HomeNewsChild Tax Credit: Here’s the Amount Parents Should Receive Today

Child Tax Credit: Here’s the Amount Parents Should Receive Today

by Matthew Memrick
(Photo by Chris McGrath/Getty Images)

Hey parents! The U.S. government is doling out some much-needed child tax credits on Friday if you have kids.

CNN reported on the most recent payment. Families will get two more monthly payments this year.

The federal government sent out $15 billion to American families with about 61 million children as part of its child tax credit plan. Since the first July payment, the government has paid out $61 billion to eligible families.

What’s The Breakdown?

That’s easy. Every child up to age 6 gets a $300 child tax credit. For those between ages 6 and 17, expect a $250 child tax credit in the form of a check or bank deposit.

Some have had issues with getting the money as officials can’t connect with poorer families. Reportedly, they’ve tried even setting up an online portal where they can claim the money. 

It’s all good, however, if they get the internet

There are 27.6 million American households that don’t have home internet services. The website Reviews.org states that about one in four households do not have the internet, and a quarter million still connect by landline to the internet. Break that down further, and you’ve got more families without internet than the told number of households in 13 states.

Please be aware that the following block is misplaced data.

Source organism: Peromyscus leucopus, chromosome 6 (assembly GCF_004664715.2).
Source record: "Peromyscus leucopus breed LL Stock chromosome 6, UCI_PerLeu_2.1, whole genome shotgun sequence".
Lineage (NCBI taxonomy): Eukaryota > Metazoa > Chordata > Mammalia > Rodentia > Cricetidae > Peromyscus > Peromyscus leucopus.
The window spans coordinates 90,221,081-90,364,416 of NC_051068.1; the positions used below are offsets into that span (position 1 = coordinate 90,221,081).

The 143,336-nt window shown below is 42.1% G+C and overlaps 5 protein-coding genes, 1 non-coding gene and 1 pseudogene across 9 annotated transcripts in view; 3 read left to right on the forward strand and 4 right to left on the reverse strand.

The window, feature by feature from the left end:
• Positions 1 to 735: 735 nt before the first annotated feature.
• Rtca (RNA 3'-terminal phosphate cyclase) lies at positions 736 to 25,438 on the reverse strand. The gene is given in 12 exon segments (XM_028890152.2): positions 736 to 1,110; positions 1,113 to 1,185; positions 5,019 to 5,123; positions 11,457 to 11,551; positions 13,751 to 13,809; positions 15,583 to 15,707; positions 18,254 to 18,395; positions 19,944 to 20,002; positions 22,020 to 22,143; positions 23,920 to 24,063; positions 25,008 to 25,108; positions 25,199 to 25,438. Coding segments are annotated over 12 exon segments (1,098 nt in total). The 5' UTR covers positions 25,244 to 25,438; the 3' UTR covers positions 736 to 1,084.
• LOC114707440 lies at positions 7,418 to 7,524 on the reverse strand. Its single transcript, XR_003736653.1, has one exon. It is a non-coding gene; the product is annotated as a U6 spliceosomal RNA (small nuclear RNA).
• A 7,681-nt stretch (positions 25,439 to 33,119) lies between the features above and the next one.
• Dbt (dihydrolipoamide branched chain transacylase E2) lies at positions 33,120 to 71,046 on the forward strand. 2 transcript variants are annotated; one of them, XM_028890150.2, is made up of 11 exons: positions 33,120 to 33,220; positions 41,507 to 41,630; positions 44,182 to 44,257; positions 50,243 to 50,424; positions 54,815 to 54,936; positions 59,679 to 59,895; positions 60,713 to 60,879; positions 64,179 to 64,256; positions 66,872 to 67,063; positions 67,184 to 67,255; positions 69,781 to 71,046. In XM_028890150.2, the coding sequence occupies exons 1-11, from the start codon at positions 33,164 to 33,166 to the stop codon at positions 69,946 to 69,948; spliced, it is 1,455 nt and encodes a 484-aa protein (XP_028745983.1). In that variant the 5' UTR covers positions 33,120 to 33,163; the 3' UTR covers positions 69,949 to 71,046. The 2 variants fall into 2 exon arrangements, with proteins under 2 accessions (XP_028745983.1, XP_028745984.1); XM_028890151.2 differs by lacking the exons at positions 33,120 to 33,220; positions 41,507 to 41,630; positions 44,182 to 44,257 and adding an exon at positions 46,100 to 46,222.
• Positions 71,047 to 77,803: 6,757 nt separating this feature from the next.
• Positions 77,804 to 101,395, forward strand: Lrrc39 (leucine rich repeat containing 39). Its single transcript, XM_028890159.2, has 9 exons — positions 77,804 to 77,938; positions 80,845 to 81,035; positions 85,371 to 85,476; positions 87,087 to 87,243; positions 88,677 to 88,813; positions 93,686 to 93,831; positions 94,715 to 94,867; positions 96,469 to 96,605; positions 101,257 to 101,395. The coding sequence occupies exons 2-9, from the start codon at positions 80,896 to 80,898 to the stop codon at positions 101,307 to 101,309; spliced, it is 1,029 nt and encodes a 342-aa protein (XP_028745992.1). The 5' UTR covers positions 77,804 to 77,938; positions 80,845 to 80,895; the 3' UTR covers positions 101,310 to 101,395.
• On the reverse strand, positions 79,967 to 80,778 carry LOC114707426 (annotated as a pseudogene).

There are places in this country so poor that people do not have indoor plumbing. That goes for rural and urban areas. Many families live in places like Tennessee and urban hubs like San Francisco while sharing public access to a toilet. So, if you’re reading this, tell them about the child tax credit.

How Are Families Eligible?

Easy. File tax returns in 2019 or 2020. 

If a low-income family didn’t file or use the IRS online tool to get their coronavirus stimulus checks, these child tax credits are a mess of communication or are just out of reach.

Shockingly, as many as 2.3 million children are in the cold because families did not file returns, according to the U.S. Treasury Department. That’s money for food, clothes, and even shelter. The money also helped with bills, school uniforms and school supplies.

A University of Michigan study also reported that 13 percent of eligible low-income households did not get the first two monthly payments or know how to get the child tax credit money. The study also said this group did not understand why they didn’t get it. 

This study also revealed a big gap between English-speaking and Spanish-speaking American families. Those Spanish-speaking families who took the university study were less likely to get the payments in July and August.

The university study reveals flaws in the government’s attempts to help out families with the child tax credits. 

Payments Did Help Families

Columbia University estimated that the first two payments lifted 3.5 million poor kids out of poverty. The child poverty rate in the wealthiest country in the world was 11.5 percent. It could’ve been 16.2 without the credits. Middle-class families were helped too.

One study said the group spend 55 percent of the money on food with additional funds going to clothes and school/after-school expenses. Another study from the University of Washington said these payments were helping out with college funds and child care.

Families, get your child tax credit payments while you can. They only last until the end of the year. Unless Congress hunkers down and keeps this cash cow for families going until 2025.